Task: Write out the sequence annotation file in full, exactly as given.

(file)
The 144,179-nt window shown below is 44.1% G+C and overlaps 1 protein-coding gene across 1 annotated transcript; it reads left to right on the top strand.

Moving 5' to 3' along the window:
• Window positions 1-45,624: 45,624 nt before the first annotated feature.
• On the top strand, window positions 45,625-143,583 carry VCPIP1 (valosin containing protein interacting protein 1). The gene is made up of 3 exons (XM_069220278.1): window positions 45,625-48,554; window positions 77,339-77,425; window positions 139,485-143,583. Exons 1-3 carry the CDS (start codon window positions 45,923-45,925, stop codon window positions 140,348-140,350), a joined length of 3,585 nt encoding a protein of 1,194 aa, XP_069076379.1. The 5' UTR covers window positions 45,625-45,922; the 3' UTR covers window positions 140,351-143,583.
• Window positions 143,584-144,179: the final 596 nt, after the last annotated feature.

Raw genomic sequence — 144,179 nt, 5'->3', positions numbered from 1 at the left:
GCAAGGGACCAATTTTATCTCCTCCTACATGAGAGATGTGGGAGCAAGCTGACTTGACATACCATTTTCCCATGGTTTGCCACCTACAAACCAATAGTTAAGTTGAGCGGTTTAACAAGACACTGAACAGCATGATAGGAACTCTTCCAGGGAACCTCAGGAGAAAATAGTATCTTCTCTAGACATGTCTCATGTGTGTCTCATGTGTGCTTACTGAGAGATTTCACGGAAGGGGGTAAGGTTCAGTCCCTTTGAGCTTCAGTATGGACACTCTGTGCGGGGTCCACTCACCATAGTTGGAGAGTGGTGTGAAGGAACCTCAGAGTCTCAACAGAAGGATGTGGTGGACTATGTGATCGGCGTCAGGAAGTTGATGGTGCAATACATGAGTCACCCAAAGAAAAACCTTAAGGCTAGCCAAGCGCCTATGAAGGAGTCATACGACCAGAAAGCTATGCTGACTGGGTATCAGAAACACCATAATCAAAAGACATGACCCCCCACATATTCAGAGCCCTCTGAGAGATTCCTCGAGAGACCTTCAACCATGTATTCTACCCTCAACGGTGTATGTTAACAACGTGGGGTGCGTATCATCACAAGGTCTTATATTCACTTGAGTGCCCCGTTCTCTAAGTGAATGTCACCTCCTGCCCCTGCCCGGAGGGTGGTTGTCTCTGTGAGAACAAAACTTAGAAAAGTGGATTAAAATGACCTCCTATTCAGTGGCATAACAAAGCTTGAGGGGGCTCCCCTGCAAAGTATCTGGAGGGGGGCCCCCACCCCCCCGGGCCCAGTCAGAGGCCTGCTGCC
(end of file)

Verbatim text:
The 144,179-nt window shown below is 44.1% G+C and overlaps 1 protein-coding gene across 1 annotated transcript; it reads left to right on the top strand.

Moving 5' to 3' along the window:
• Window positions 1-45,624: 45,624 nt before the first annotated feature.
• On the top strand, window positions 45,625-143,583 carry VCPIP1 (valosin containing protein interacting protein 1). The gene is made up of 3 exons (XM_069220278.1): window positions 45,625-48,554; window positions 77,339-77,425; window positions 139,485-143,583. Exons 1-3 carry the CDS (start codon window positions 45,923-45,925, stop codon window positions 140,348-140,350), a joined length of 3,585 nt encoding a protein of 1,194 aa, XP_069076379.1. The 5' UTR covers window positions 45,625-45,922; the 3' UTR covers window positions 140,351-143,583.
• Window positions 143,584-144,179: the final 596 nt, after the last annotated feature.

Raw genomic sequence — 144,179 nt, 5'->3', positions numbered from 1 at the left:
GCAAGGGACCAATTTTATCTCCTCCTACATGAGAGATGTGGGAGCAAGCTGACTTGACATACCATTTTCCCATGGTTTGCCACCTACAAACCAATAGTTAAGTTGAGCGGTTTAACAAGACACTGAACAGCATGATAGGAACTCTTCCAGGGAACCTCAGGAGAAAATAGTATCTTCTCTAGACATGTCTCATGTGTGTCTCATGTGTGCTTACTGAGAGATTTCACGGAAGGGGGTAAGGTTCAGTCCCTTTGAGCTTCAGTATGGACACTCTGTGCGGGGTCCACTCACCATAGTTGGAGAGTGGTGTGAAGGAACCTCAGAGTCTCAACAGAAGGATGTGGTGGACTATGTGATCGGCGTCAGGAAGTTGATGGTGCAATACATGAGTCACCCAAAGAAAAACCTTAAGGCTAGCCAAGCGCCTATGAAGGAGTCATACGACCAGAAAGCTATGCTGACTGGGTATCAGAAACACCATAATCAAAAGACATGACCCCCCACATATTCAGAGCCCTCTGAGAGATTCCTCGAGAGACCTTCAACCATGTATTCTACCCTCAACGGTGTATGTTAACAACGTGGGGTGCGTATCATCACAAGGTCTTATATTCACTTGAGTGCCCCGTTCTCTAAGTGAATGTCACCTCCTGCCCCTGCCCGGAGGGTGGTTGTCTCTGTGAGAACAAAACTTAGAAAAGTGGATTAAAATGACCTCCTATTCAGTGGCATAACAAAGCTTGAGGGGGCTCCCCTGCAAAGTATCTGGAGGGGGGCCCCCACCCCCCCGGGCCCAGTCAGAGGCCTGCTGCC